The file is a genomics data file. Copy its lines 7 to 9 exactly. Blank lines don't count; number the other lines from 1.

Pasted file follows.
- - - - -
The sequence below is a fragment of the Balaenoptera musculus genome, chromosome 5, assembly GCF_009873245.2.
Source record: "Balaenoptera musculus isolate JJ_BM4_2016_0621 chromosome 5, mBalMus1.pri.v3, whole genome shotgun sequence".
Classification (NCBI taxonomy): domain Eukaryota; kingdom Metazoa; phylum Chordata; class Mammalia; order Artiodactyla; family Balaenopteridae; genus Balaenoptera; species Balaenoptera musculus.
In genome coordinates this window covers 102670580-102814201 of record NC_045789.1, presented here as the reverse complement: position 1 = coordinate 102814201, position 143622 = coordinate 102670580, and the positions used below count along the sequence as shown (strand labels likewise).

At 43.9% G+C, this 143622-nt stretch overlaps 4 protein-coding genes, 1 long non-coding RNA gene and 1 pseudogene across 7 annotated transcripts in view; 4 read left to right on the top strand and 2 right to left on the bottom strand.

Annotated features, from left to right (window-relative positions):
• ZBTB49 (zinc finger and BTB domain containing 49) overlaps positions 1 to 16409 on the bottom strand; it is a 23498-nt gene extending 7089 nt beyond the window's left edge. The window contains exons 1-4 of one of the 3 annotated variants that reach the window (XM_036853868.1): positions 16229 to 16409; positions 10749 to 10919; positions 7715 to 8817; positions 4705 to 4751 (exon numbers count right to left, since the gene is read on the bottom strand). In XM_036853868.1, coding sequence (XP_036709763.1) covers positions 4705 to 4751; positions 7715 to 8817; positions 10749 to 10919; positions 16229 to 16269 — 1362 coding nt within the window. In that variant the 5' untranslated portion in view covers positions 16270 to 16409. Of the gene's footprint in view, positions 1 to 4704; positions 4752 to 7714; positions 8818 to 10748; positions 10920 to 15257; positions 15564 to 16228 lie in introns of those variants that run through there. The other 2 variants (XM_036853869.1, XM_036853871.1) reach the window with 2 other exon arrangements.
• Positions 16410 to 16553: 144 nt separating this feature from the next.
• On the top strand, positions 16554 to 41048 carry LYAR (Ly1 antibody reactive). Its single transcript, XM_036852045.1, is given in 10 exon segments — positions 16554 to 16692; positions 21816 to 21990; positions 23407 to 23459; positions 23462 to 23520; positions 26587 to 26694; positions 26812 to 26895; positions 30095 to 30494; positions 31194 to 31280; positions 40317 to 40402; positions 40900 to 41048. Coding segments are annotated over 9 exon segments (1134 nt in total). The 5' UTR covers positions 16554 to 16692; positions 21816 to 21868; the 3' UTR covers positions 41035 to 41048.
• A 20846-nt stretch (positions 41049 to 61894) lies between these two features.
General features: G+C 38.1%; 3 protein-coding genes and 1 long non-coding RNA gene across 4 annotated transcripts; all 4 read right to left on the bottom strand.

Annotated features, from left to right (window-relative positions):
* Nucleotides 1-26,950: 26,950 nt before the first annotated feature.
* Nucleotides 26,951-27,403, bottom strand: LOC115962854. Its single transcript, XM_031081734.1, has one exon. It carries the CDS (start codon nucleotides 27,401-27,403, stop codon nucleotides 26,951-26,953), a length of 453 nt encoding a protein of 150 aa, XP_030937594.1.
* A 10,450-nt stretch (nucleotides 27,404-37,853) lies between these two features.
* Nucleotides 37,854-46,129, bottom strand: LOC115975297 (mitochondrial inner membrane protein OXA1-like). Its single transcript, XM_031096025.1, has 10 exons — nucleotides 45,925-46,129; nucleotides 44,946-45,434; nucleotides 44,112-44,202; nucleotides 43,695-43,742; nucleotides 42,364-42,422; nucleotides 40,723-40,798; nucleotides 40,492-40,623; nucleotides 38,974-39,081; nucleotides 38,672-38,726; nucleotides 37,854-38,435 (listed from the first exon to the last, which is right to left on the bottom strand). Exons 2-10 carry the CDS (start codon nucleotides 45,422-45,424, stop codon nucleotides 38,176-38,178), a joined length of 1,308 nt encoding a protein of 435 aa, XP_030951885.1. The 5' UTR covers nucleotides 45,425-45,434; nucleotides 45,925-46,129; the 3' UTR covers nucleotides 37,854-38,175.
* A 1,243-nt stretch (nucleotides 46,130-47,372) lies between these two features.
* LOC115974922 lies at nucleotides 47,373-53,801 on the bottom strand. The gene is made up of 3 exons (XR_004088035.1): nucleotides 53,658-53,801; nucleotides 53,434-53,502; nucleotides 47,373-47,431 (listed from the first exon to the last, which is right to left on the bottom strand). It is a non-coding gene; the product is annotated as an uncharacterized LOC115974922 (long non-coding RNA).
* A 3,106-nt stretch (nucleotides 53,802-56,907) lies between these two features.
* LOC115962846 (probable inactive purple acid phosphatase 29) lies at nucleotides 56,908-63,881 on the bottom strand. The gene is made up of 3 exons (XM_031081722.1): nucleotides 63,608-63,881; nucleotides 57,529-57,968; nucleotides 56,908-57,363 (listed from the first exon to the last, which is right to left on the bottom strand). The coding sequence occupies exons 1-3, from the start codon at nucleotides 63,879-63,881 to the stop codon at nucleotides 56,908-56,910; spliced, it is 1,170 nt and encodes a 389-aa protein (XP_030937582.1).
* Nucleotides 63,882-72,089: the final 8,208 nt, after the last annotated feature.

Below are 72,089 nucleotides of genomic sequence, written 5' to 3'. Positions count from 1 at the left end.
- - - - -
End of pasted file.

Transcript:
• ZBTB49 (zinc finger and BTB domain containing 49) overlaps positions 1 to 16409 on the bottom strand; it is a 23498-nt gene extending 7089 nt beyond the window's left edge. The window contains exons 1-4 of one of the 3 annotated variants that reach the window (XM_036853868.1): positions 16229 to 16409; positions 10749 to 10919; positions 7715 to 8817; positions 4705 to 4751 (exon numbers count right to left, since the gene is read on the bottom strand). In XM_036853868.1, coding sequence (XP_036709763.1) covers positions 4705 to 4751; positions 7715 to 8817; positions 10749 to 10919; positions 16229 to 16269 — 1362 coding nt within the window. In that variant the 5' untranslated portion in view covers positions 16270 to 16409. Of the gene's footprint in view, positions 1 to 4704; positions 4752 to 7714; positions 8818 to 10748; positions 10920 to 15257; positions 15564 to 16228 lie in introns of those variants that run through there. The other 2 variants (XM_036853869.1, XM_036853871.1) reach the window with 2 other exon arrangements.
• Positions 16410 to 16553: 144 nt separating this feature from the next.
• On the top strand, positions 16554 to 41048 carry LYAR (Ly1 antibody reactive). Its single transcript, XM_036852045.1, is given in 10 exon segments — positions 16554 to 16692; positions 21816 to 21990; positions 23407 to 23459; positions 23462 to 23520; positions 26587 to 26694; positions 26812 to 26895; positions 30095 to 30494; positions 31194 to 31280; positions 40317 to 40402; positions 40900 to 41048. Coding segments are annotated over 9 exon segments (1134 nt in total). The 5' UTR covers positions 16554 to 16692; positions 21816 to 21868; the 3' UTR covers positions 41035 to 41048.